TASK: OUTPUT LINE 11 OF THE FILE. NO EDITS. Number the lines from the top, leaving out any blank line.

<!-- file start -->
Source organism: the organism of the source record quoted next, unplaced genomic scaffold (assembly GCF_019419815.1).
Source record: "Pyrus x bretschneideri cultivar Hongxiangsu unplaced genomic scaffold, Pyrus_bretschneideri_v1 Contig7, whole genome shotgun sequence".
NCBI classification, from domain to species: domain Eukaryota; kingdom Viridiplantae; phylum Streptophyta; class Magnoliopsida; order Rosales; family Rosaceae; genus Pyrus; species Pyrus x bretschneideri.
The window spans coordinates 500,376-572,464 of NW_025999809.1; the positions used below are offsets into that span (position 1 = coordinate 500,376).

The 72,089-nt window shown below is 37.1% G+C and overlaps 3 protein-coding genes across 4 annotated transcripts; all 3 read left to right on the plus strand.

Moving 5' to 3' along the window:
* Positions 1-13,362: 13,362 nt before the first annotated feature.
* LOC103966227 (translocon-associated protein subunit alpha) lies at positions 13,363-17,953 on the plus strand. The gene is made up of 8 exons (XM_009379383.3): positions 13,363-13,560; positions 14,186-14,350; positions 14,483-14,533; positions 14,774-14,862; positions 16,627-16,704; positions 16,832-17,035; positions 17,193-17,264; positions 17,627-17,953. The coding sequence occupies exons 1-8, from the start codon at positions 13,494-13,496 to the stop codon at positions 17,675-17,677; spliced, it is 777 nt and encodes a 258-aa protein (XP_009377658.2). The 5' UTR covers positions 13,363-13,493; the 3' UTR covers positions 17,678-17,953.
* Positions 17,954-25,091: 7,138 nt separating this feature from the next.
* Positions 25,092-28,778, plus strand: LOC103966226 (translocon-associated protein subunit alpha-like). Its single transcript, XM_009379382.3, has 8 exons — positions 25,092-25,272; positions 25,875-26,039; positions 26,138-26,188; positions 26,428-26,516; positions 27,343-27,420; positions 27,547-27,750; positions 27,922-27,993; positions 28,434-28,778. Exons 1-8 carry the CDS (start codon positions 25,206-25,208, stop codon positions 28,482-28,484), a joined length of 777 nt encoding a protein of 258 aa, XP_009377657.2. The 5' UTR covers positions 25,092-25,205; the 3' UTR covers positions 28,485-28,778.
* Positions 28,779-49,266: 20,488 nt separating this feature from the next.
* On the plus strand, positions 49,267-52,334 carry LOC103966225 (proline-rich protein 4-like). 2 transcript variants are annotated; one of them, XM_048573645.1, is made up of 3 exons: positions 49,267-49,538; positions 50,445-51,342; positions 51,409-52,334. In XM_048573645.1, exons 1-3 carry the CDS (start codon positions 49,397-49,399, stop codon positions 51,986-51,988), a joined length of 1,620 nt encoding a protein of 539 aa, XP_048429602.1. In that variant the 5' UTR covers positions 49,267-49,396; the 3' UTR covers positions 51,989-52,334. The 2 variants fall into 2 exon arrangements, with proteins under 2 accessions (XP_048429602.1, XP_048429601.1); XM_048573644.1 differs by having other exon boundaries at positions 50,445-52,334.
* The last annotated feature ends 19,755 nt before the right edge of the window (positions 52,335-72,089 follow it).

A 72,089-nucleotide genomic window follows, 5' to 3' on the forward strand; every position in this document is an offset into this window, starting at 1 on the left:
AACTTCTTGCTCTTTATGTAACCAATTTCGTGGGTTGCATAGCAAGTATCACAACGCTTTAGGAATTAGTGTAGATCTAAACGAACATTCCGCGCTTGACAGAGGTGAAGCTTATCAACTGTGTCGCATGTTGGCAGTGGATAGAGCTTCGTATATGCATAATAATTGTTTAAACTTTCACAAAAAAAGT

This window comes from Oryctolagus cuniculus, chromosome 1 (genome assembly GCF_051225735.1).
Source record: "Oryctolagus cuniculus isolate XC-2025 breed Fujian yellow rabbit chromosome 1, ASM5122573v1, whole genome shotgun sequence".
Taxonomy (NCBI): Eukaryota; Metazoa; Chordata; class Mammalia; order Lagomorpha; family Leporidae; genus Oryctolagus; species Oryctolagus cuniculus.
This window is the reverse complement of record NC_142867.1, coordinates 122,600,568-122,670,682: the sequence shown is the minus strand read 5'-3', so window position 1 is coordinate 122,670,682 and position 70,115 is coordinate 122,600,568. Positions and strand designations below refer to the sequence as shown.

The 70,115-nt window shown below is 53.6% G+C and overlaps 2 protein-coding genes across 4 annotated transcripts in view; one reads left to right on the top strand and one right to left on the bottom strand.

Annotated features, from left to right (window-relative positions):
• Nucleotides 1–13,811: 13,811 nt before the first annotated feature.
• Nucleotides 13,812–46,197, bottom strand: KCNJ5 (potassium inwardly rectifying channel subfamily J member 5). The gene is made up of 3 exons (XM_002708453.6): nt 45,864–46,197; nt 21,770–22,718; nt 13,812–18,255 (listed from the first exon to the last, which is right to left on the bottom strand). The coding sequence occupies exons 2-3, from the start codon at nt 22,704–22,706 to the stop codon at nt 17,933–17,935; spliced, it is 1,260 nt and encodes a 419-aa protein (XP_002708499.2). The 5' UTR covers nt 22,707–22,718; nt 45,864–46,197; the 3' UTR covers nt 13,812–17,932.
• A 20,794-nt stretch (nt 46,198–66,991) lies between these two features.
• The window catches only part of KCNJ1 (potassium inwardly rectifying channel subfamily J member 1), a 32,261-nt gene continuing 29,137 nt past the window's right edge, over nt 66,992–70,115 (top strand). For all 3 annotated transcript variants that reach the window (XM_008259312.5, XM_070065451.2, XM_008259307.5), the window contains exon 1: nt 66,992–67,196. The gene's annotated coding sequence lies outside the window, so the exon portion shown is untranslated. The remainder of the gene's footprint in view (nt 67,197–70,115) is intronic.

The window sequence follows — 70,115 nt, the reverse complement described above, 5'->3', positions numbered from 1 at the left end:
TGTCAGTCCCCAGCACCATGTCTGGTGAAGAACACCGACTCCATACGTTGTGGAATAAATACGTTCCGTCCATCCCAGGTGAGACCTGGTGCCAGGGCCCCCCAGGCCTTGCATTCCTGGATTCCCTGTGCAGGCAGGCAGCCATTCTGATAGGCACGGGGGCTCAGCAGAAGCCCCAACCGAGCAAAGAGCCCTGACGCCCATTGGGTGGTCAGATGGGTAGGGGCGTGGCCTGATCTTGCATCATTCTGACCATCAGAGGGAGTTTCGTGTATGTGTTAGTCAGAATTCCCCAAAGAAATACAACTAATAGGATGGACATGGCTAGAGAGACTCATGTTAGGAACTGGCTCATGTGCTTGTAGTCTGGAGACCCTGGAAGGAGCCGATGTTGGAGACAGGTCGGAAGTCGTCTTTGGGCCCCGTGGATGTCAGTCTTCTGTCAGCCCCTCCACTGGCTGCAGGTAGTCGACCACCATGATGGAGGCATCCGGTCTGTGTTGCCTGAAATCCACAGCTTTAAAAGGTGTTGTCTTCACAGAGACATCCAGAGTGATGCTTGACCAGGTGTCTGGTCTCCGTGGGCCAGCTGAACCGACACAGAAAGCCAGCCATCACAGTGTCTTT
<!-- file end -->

* Positions 28,779-49,266: 20,488 nt separating this feature from the next.